Despite evidence of a short-term increase in distress after the receipt of genetic testing results, any adverse responses to a positive carrier status dissipate within 12 months.[
Emotional outcomes in newly diagnosed breast cancer patients
It is increasingly common for women with breast cancer to pursue genetic counseling and testing at the time of diagnosis to assist with treatment decision making. (Refer to the Benefits of offering genetic testing at the time of cancer diagnosis section for more information.) Given that women with new breast cancer diagnoses are likely to experience some distress, concerns have been raised about the potential for additional adverse psychological implications of rapid genetic counseling and testing (RGT) between diagnosis and surgery.[
Family communication about genetic testing and hereditary risk
Family communication about genetic testing for cancer susceptibility, and specifically about the results of BRCA1/BRCA2 genetic testing, is complex. Age and gender appear to be important variables in the disclosure of genetic test results. Studies have documented that older women were more likely to disclose genetic test results (especially to their daughters) than younger women.[
Family communication of BRCA1/BRCA2 test results to relatives is another factor affecting participation in testing. There have been more studies of communication with FDRs and SDRs than with more distant family members. Studies have investigated the process and content of communication among sisters about BRCA1/BRCA2 test results.[
Among relatives with whom genetic test results were not discussed, the most important reason given was that the affected women were not close to their relatives [
A study that evaluated communication of test results to FDRs at 4 months postdisclosure found that participants were more likely to inform brothers of their results if the BRCA pathogenic variant was inherited through the paternal line.[
A few in-depth qualitative studies have looked at issues associated with family communication about genetic testing. Although the findings from these studies may not be generalizable to the larger population of at-risk individuals, they illustrate the complexity of issues involved in conveying hereditary cancer risk information in families.[
A study of 31 mothers with a documented BRCA pathogenic variant explored patterns of dissemination to children.[
A longitudinal study of 153 women self-referred for genetic testing for BRCA1 and BRCA2 pathogenic variants and 118 of their partners evaluated communication about genetic testing and distress before testing and at 6 months posttesting.[
A study of 561 FDRs of women who had undergone BRCA1/BRCA2 genetic testing found that 22% of FDRs did not recall being informed of the genetic test results despite the women reporting that the results had been shared.[
There is a small but growing body of literature regarding psychological effects in men who have a family history of breast cancer and who are considering or have had BRCA testing. A qualitative study of 22 men from 16 high-risk families in Ireland revealed that more men in the study with daughters were tested than men without daughters. These men reported little communication with relatives about the illness, with some men reporting being excluded from discussion about cancer among female family members. Some men in the study also reported actively avoiding open discussion with daughters and other relatives.[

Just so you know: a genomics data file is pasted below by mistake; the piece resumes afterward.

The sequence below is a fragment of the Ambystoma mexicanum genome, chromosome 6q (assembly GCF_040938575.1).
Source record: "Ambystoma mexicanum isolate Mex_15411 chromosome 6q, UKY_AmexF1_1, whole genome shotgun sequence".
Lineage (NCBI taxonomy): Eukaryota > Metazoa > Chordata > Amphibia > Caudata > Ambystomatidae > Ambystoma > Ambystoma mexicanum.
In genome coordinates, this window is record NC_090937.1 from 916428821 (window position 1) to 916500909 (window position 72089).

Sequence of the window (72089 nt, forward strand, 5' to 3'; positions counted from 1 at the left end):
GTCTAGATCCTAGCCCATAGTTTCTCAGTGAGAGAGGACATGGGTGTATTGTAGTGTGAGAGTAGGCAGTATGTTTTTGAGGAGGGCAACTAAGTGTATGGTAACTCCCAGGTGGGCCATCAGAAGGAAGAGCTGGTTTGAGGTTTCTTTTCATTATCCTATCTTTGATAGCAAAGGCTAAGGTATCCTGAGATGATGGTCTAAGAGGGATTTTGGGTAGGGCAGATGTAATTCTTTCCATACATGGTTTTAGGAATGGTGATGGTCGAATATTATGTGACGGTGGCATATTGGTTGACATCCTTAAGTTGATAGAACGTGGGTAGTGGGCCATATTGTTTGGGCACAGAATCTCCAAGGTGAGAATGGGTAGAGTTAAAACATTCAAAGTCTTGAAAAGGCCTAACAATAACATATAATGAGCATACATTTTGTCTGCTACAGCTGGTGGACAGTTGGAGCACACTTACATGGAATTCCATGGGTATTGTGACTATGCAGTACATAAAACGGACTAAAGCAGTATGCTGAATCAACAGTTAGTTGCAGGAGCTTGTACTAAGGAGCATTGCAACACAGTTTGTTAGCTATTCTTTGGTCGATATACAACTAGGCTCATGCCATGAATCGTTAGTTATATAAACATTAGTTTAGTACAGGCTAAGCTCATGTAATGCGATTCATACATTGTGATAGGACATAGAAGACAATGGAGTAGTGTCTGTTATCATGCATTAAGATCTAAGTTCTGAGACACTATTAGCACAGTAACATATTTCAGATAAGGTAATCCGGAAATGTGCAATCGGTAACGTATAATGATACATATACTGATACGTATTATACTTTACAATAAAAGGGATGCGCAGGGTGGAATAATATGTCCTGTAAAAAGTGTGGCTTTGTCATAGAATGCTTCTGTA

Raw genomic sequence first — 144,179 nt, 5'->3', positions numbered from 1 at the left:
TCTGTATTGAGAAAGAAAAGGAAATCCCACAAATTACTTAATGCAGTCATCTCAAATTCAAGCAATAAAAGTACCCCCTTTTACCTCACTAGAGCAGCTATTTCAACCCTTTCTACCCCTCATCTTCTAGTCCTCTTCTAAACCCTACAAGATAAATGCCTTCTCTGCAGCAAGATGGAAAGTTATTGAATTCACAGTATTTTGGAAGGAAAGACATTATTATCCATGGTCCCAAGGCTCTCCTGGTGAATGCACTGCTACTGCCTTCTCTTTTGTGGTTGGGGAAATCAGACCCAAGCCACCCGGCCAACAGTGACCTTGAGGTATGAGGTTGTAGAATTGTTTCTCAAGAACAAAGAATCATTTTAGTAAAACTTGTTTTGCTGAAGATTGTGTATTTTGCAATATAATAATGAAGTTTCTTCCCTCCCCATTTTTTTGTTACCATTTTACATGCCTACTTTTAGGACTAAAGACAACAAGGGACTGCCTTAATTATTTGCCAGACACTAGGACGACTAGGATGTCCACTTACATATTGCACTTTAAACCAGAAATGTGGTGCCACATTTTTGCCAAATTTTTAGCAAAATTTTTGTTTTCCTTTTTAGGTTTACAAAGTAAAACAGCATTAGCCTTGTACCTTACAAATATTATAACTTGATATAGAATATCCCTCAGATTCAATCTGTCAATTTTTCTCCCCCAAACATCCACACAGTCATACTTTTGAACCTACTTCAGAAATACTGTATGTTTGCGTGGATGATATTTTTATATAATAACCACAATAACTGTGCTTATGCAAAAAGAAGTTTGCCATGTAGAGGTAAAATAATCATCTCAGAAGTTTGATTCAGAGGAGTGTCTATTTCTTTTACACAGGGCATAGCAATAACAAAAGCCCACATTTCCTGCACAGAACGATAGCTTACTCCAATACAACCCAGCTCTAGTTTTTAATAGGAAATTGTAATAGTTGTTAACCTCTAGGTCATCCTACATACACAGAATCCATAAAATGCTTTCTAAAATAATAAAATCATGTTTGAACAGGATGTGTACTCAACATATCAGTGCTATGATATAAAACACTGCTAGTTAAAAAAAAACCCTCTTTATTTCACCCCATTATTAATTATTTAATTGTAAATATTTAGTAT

One study assessed 212 individuals from 13 families with HBOC who received genetic counseling and were offered BRCA1/BRCA2 testing for documented pathogenic variants in the family. Individuals who were not tested were found 6 to 9 months later to have significantly greater increases in family expressiveness and cohesiveness compared with those who were tested. Individuals who were randomly assigned to a client-centered versus problem-solving genetic counseling intervention had a significantly greater reduction in conflict, regardless of the test decision.[
Partners of high-risk women
Many studies have looked at the psychological effects in women of having a high risk of developing cancer, either on the basis of carrying a BRCA1/BRCA2 pathogenic variant or having a strong family history of cancer. Some studies have also examined the effects on the partners of such women.
A Canadian study assessed 59 spouses of women found to have a BRCA1/BRCA2 pathogenic variant. All were supportive of their spouses' decision to undergo genetic testing and 17% wished they had been more involved in the genetic testing process. Spouses who reported that genetic testing had no impact on their relationship had long-term relationships (mean duration 27 years). Forty-six percent of spouses reported that their major concern was of their partner dying of cancer. Nineteen percent were concerned their spouse would develop cancer and 14% were concerned their children would also be carriers of BRCA1/BRCA2 pathogenic variants.[
In a U.S. study, 118 partners of women who underwent genetic testing for pathogenic variants in BRCA1 and BRCA2 completed a survey before testing and then again 6 months after result disclosure. At 6 months, only 10 partners reported that they had not been told of the test result. Ninety-one percent reported that the testing had not caused strain on their relationship. Partners who were comfortable sharing concerns before testing experienced less distress after testing. Protective buffering was not found to impact distress levels of partners.[